It is important to emphasize that neglected diseases do not form a strong and attractive (or profitable) market, in this context the action of the Government is essential to guarantee the purchase of the new technology. So, in a way, the need to produce the Montenegro test was overshadowed by a promise of a future that may never come.
It is undoubtedly necessary to invest in an innovation in the diagnosis of cutaneous leishmaniasis and some organizations are already taking this demand forward. However, we must not forget the Montenegro test used over a hundred years ago. Brazil was the only world producer of leishmanin; this product simply does not exist in another country, and we have the ability to resume production within the requirements of Anvisa very quickly. If the former supplier, the Center for the Production and Research of Immunobiologicals (CPPI) does not have the necessary infrastructure to produce according to Good Manufacturing Practices, other laboratories, such as Bio-Manguinhos, could resume production without having to restructure their industrial plant.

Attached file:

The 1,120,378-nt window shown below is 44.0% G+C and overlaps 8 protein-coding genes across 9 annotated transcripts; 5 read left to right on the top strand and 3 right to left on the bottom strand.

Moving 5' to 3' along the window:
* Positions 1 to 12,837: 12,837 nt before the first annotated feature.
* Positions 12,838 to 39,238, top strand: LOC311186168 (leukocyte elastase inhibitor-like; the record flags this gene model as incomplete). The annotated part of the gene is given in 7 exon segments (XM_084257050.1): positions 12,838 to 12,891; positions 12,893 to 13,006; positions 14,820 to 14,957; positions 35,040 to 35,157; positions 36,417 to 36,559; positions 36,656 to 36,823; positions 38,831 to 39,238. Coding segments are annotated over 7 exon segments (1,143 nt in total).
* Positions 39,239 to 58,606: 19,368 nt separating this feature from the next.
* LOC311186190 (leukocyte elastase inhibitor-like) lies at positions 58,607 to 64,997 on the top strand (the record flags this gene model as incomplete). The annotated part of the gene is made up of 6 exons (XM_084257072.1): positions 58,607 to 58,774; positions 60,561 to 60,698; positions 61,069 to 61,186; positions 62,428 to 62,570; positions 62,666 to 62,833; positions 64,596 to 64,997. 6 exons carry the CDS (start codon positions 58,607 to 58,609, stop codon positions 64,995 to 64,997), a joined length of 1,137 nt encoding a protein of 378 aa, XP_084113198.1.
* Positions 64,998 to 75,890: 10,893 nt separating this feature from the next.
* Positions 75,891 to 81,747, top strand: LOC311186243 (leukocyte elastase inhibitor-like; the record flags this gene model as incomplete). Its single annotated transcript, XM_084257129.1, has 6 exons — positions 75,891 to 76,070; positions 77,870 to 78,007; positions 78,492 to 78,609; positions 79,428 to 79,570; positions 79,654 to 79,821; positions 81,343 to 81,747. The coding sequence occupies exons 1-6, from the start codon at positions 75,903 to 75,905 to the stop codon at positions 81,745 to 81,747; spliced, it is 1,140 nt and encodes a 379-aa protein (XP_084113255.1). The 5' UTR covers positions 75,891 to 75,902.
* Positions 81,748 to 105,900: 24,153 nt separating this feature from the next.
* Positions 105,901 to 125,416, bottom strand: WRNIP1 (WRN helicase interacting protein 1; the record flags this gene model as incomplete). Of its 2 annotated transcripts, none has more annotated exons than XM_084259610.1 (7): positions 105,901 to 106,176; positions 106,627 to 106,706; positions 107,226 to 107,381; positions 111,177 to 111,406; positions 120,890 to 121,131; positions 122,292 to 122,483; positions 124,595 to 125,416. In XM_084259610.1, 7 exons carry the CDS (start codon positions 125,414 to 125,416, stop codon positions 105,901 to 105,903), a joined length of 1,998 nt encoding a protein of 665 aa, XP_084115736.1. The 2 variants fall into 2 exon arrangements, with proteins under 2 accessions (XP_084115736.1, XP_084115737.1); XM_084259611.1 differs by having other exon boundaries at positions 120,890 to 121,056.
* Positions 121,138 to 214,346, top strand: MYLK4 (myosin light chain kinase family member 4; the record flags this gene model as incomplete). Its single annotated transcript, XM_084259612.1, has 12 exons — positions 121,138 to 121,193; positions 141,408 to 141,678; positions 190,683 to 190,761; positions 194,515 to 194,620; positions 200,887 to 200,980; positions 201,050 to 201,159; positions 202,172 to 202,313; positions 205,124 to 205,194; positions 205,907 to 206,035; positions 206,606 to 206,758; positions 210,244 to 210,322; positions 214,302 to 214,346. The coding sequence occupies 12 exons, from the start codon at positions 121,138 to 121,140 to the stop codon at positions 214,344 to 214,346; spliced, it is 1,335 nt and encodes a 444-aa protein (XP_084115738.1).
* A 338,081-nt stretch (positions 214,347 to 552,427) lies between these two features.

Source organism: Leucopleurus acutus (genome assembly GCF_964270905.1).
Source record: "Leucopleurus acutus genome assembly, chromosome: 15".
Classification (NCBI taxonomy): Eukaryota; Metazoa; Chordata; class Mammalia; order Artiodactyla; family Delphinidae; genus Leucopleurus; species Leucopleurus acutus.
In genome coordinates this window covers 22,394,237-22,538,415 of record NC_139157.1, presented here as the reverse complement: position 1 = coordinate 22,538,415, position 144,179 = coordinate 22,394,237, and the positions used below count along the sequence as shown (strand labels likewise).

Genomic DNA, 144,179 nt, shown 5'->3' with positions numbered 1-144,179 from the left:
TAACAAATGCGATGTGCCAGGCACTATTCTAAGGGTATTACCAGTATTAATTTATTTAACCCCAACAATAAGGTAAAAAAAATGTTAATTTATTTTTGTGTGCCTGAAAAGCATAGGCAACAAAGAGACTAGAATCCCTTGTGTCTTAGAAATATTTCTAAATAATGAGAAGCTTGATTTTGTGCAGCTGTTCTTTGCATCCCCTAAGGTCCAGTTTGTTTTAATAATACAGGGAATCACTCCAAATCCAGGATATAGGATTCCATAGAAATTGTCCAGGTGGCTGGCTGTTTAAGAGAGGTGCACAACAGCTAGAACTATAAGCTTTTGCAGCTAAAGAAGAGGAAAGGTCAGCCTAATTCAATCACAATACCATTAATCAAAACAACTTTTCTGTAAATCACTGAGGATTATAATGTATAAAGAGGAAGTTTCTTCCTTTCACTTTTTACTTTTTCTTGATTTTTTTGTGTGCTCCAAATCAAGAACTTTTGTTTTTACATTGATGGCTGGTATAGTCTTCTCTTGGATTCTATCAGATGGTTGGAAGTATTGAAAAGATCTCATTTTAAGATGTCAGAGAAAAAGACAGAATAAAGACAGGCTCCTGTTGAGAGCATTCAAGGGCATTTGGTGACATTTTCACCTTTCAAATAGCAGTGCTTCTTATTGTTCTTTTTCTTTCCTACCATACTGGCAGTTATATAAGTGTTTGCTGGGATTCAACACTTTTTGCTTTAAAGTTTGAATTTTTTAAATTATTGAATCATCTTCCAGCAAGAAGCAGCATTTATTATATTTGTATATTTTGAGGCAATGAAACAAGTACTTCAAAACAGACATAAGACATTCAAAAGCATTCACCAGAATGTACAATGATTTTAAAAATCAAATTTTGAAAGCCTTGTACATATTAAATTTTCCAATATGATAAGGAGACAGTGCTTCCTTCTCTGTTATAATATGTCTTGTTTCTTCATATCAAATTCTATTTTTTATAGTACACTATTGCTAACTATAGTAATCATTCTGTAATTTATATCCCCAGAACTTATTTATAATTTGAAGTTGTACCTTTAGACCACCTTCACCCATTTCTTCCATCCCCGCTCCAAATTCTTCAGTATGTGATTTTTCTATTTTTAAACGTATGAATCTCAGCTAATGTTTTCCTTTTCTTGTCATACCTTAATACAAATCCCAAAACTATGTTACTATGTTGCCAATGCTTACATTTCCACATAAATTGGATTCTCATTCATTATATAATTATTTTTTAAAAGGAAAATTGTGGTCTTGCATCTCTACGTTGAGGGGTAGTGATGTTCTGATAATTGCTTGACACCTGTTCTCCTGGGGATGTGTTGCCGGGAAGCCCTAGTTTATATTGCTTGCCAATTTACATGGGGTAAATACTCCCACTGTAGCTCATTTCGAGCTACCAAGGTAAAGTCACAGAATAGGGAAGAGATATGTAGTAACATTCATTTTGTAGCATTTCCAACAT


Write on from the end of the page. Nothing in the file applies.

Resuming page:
SBMT: How can the scientific community contribute?
Dr. Mady Barbeitas: The expert committee on cutaneous leishmaniasis and the scientific community in general should also support the resumption of production of the Montenegro test through the publication of manifests, taking this agenda to meetings within the Ministry of Health, Pan American Health Organization (PAHO) and other bodies. This should also be a priority in the meetings of the Brazilian Society of Tropical Medicine and the meeting of MedTrop in Belém would be a good opportunity to address the issue.
The Network of Leishmaniasis Researchers and Collaborators (redeLEISH) launched during WorldLEISH 7, the most important event on leishmaniasis in the world, a Manifesto that addresses the urgent need to develop simple diagnostic techniques for cutaneous leishmaniasis. The document will circulate during the ChagasLeish meetings, a satellite event that will be held simultaneously with the Congress of the Brazilian Society of Tropical Medicine (MEDTROP), that will take place, in Belém (PA) from November 13 to 16.